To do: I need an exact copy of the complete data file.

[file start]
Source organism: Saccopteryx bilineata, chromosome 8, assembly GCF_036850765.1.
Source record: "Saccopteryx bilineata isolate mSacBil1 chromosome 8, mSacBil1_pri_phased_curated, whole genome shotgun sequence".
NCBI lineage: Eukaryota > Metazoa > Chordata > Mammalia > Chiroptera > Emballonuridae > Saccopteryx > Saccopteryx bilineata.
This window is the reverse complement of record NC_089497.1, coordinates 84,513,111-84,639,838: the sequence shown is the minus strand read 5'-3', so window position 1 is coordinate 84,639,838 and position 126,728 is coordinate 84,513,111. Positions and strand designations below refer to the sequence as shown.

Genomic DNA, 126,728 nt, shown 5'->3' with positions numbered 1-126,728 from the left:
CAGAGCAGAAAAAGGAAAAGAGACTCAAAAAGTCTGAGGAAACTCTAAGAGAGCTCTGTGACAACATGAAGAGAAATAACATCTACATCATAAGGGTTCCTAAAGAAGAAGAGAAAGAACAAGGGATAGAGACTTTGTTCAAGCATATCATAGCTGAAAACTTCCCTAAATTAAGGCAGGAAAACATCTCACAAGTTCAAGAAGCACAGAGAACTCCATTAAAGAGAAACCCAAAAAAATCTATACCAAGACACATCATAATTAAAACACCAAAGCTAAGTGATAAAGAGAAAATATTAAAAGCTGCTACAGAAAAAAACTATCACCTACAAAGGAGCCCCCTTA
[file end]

Source organism: Saccopteryx bilineata, chromosome 8, assembly GCF_036850765.1.
Source record: "Saccopteryx bilineata isolate mSacBil1 chromosome 8, mSacBil1_pri_phased_curated, whole genome shotgun sequence".
NCBI lineage: Eukaryota > Metazoa > Chordata > Mammalia > Chiroptera > Emballonuridae > Saccopteryx > Saccopteryx bilineata.
This window is the reverse complement of record NC_089497.1, coordinates 84,513,111-84,639,838: the sequence shown is the minus strand read 5'-3', so window position 1 is coordinate 84,639,838 and position 126,728 is coordinate 84,513,111. Positions and strand designations below refer to the sequence as shown.

Genomic DNA, 126,728 nt, shown 5'->3' with positions numbered 1-126,728 from the left:
CAGAGCAGAAAAAGGAAAAGAGACTCAAAAAGTCTGAGGAAACTCTAAGAGAGCTCTGTGACAACATGAAGAGAAATAACATCTACATCATAAGGGTTCCTAAAGAAGAAGAGAAAGAACAAGGGATAGAGACTTTGTTCAAGCATATCATAGCTGAAAACTTCCCTAAATTAAGGCAGGAAAACATCTCACAAGTTCAAGAAGCACAGAGAACTCCATTAAAGAGAAACCCAAAAAAATCTATACCAAGACACATCATAATTAAAACACCAAAGCTAAGTGATAAAGAGAAAATATTAAAAGCTGCTACAGAAAAAAACTATCACCTACAAAGGAGCCCCCTTA